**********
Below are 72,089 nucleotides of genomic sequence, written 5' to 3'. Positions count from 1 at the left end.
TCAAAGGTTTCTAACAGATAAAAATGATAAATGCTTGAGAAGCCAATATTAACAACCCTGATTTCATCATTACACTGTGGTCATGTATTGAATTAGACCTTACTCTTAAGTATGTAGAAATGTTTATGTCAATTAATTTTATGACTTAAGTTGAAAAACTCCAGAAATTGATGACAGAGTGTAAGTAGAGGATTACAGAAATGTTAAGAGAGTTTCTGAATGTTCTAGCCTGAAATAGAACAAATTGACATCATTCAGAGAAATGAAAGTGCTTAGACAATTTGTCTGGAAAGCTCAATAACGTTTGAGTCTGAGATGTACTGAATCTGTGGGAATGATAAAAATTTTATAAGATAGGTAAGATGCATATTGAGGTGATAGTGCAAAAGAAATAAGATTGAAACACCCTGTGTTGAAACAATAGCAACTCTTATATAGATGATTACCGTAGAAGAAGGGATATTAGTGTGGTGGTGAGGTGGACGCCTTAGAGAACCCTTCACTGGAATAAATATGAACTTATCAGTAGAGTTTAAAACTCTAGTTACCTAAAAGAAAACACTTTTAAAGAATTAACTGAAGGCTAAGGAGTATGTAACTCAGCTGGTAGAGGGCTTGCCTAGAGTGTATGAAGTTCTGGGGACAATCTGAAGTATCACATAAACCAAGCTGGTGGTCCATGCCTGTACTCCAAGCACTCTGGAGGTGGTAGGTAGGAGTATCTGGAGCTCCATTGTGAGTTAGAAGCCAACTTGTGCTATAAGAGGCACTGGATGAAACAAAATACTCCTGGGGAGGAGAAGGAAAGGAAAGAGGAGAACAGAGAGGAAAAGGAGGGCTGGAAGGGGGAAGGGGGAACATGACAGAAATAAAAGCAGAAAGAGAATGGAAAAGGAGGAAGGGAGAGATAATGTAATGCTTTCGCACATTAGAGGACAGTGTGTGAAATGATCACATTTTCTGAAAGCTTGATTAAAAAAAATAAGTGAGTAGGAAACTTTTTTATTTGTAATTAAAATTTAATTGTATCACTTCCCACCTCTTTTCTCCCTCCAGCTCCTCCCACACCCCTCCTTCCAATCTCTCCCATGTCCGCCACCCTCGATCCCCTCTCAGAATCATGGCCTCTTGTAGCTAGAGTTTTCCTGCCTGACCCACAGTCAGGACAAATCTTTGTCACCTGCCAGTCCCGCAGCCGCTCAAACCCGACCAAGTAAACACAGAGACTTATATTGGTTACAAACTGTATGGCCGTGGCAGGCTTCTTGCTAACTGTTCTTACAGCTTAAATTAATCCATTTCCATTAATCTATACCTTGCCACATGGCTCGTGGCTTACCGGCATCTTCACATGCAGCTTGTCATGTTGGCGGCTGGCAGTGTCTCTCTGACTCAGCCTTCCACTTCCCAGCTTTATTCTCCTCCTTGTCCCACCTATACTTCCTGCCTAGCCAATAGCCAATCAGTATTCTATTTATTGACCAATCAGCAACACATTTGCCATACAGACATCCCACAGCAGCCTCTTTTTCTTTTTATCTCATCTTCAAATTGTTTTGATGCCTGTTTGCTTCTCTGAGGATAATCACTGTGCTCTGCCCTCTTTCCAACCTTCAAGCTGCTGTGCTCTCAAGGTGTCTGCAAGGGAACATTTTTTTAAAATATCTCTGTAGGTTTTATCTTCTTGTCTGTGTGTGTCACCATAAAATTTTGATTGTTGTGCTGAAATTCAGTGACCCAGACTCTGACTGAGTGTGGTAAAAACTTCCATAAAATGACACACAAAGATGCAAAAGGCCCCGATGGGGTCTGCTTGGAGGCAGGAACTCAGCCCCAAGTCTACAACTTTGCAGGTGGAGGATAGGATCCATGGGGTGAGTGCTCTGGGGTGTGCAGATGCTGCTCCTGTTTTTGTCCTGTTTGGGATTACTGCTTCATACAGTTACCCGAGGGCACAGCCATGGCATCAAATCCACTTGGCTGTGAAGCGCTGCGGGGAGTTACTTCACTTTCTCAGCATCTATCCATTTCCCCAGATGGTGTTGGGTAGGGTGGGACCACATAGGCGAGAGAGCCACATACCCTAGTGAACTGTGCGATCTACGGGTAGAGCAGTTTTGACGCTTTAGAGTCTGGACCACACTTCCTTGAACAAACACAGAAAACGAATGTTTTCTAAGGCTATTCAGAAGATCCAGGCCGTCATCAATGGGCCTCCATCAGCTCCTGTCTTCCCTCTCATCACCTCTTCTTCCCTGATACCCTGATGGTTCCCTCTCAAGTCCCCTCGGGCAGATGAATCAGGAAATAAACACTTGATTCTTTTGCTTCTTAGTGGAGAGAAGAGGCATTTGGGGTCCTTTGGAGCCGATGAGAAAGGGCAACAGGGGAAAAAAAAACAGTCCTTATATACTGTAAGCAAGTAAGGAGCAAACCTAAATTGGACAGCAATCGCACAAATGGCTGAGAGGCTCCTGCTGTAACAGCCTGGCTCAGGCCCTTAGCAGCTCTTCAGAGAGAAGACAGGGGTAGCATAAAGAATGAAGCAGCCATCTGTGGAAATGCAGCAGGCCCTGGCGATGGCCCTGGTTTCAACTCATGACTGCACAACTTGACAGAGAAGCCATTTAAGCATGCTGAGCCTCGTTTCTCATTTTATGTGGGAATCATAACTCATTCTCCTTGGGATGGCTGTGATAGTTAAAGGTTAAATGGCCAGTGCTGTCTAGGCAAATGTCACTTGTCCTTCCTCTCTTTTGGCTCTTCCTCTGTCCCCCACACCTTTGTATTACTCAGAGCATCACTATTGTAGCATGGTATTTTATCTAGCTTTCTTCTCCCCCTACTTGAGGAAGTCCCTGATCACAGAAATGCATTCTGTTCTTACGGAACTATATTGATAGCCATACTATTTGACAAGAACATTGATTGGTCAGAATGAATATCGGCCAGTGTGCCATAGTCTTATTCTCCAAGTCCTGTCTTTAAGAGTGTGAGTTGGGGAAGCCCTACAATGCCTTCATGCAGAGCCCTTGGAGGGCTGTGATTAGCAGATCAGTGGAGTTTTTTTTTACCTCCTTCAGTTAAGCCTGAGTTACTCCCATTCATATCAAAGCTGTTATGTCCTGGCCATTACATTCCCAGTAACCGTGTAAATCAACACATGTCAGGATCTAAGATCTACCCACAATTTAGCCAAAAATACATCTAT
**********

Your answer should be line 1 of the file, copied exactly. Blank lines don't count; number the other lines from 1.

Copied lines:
Below are 72,089 nucleotides of genomic sequence, written 5' to 3'. Positions count from 1 at the left end.